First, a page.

$2,000 PC Build - Any good?

Discussion in 'General Hardware' started by Zer0Cool, Sep 12, 2018.

  1. Zer0Cool

    Zer0Cool Limp Gawd

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    ***UPDATE

    Please see post #12 for updated parts/questions


    Hello Everyone!

    Its been some time since I have posted here, but glad to see the forum live and strong.

    Putting together my 1st water cooling build and need your advice/opinion/critic. I already have a GTX 1060 and will be reusing my current HDD's as back up drives. This will be a gaming/work PC that I plan to put on my table. Here is my Amazon List:

    ASUS ROG Maximus X Hero LGA1151 - Amazon $347
    Intel Core i7-8700K - Amazon $359
    Corsair Vengeance RGB 16GB (2x8GB) DDR4 3000MHz C15 - Amazon $164
    Samsung 970 EVO 1TB - Amazon $337
    Thermaltake Toughpower Grand RGB 850W - Amazon $114
    Thermaltake Core P3 ATX Tempered Glass - Amazon $119
    Thermaltake Floe Triple Riing RGB 360 TT Premium Edition - Amazon $185

    Total - $1,700 + Tax

    The final build will look something like this (I hope) - Final PC Build

    I also will order a cable extension kit to make the wires look pretty. I will be overclocking this PC obviously. Is the Thermaltake 360 TT a good cooling system? What else? What am i missing? Will this PC be more or less silent? How loud do these radiator fans get? I also want to install an LCD display to show the temps...etc any suggestions?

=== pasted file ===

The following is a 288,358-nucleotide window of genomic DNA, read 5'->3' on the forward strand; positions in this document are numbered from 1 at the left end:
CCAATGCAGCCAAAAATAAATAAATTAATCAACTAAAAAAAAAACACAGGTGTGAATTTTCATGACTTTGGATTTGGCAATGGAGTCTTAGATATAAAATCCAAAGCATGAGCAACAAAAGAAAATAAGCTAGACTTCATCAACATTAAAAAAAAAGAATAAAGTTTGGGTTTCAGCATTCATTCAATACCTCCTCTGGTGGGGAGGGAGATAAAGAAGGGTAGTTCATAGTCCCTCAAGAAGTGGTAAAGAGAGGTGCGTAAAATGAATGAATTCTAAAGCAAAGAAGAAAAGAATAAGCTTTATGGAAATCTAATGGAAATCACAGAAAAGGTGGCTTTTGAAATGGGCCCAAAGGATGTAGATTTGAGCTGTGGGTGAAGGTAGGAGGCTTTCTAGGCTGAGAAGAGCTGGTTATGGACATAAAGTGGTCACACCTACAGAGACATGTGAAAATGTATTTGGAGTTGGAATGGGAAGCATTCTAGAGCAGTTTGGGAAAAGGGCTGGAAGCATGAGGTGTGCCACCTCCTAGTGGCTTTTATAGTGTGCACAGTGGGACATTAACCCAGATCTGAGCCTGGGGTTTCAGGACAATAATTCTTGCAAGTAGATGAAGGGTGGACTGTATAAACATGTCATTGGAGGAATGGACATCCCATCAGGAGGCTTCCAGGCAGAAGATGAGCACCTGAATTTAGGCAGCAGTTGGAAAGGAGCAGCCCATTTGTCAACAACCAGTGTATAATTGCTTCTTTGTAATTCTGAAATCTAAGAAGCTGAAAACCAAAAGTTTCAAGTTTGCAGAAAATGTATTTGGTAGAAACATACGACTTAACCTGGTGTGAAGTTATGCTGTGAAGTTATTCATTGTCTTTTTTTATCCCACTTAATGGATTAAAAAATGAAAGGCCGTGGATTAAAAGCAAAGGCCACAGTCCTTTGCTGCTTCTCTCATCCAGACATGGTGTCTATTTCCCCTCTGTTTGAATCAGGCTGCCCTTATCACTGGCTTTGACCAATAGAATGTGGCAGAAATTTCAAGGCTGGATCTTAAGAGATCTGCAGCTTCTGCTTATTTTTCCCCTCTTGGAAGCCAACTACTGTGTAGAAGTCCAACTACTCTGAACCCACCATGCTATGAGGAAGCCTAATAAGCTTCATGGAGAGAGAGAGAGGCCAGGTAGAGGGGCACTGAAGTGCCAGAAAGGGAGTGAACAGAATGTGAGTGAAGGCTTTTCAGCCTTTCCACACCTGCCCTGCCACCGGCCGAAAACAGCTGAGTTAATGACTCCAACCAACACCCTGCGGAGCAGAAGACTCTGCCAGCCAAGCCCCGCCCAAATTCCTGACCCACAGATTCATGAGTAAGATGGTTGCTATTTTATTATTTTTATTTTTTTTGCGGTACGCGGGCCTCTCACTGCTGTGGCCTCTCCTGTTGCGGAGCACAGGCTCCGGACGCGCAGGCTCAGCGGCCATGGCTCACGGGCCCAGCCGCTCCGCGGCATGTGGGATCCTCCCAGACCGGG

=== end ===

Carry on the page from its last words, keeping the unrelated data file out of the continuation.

All your input will be greatly appreciated.

    Thank you.
     
    Last edited: Oct 9, 2018
  2. lightsout

    lightsout Gawd

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    Maybe I'm cheap but that board seems pricey for a mainstream socket Mobo. I feel like you could easily knock off $100 there. Unless your not worried about money or this board has something you need.

    Also Intel I believe is about to announce new chips soon. Might want to hold off for that?
     
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  3. Zer0Cool

    Zer0Cool Limp Gawd

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    Thanks for the input lightsout. I want to have the best/high performing parts, the mobo has a built in wifi/bluetooth that will drive the price up. I think Intel will make the announcement on October 1st, any idea if they are worth the wait...?
     
  4. lightsout

    lightsout Gawd

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    I see.

    They are upping the core count, I don't think a model like the 8700 will be available (6 core with hyperthreading). They will supposedly have a 6 and 8 core without HT and an 8 with HT.